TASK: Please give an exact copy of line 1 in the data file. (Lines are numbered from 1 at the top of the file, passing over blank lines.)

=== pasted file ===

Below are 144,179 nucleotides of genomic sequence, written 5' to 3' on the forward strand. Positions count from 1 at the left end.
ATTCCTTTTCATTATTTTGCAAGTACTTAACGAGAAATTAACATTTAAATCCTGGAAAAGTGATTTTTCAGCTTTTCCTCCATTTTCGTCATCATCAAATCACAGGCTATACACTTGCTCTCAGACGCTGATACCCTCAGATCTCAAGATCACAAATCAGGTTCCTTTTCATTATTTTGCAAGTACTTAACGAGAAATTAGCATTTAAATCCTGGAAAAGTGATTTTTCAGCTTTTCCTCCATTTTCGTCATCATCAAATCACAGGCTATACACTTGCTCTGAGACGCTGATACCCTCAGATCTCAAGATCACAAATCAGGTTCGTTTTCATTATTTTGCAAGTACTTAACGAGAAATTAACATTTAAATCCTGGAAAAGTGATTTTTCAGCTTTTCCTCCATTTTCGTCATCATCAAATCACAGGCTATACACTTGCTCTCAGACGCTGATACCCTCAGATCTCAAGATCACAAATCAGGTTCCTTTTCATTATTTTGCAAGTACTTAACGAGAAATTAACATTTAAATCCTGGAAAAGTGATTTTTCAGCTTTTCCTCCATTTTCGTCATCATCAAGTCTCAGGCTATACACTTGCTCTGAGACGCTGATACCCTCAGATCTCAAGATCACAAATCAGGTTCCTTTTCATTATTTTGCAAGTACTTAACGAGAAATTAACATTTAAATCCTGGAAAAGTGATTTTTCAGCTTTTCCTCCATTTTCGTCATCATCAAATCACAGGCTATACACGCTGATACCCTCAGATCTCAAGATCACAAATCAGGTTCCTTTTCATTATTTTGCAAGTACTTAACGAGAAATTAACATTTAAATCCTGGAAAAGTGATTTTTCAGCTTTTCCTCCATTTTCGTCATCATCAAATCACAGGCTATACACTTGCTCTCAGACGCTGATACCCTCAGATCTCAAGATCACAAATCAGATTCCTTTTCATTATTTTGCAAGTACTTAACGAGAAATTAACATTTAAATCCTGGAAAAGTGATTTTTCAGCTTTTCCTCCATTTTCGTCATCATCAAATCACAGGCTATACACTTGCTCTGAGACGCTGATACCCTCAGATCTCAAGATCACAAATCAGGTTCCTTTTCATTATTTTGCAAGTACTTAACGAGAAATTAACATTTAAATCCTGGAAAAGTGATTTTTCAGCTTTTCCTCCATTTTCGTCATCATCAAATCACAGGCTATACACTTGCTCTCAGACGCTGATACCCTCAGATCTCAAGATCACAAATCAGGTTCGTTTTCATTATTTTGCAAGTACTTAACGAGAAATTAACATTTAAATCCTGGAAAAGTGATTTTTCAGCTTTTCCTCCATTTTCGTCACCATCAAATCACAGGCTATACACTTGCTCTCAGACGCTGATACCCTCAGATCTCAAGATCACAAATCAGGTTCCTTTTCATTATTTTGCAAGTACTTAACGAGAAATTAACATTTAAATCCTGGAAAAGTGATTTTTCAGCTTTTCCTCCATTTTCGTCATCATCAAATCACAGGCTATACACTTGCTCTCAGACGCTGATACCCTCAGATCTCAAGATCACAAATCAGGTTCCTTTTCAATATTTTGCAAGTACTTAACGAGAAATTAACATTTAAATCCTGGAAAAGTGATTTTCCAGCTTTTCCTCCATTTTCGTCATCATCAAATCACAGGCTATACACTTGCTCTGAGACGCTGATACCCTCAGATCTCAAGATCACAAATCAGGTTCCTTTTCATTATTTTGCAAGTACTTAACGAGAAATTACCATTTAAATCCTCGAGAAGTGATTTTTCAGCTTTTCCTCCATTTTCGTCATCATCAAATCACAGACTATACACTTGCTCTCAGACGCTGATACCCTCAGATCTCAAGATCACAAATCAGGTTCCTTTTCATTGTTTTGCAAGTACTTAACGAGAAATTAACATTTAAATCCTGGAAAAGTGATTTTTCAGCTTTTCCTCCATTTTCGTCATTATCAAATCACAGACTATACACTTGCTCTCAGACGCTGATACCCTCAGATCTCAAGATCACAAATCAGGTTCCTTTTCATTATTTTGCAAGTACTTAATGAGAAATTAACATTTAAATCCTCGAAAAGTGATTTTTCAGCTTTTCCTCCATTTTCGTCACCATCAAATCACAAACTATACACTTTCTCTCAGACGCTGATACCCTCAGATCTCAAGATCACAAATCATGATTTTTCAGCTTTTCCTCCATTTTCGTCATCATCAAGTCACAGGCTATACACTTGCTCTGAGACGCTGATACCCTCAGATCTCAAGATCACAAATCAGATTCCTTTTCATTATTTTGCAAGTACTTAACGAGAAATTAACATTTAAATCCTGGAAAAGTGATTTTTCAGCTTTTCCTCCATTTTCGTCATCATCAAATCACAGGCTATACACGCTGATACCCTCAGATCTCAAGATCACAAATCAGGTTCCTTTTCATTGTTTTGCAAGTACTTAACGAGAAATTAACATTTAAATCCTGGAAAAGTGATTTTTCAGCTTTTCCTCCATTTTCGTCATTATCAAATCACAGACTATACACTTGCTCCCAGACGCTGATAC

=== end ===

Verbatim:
Below are 144,179 nucleotides of genomic sequence, written 5' to 3' on the forward strand. Positions count from 1 at the left end.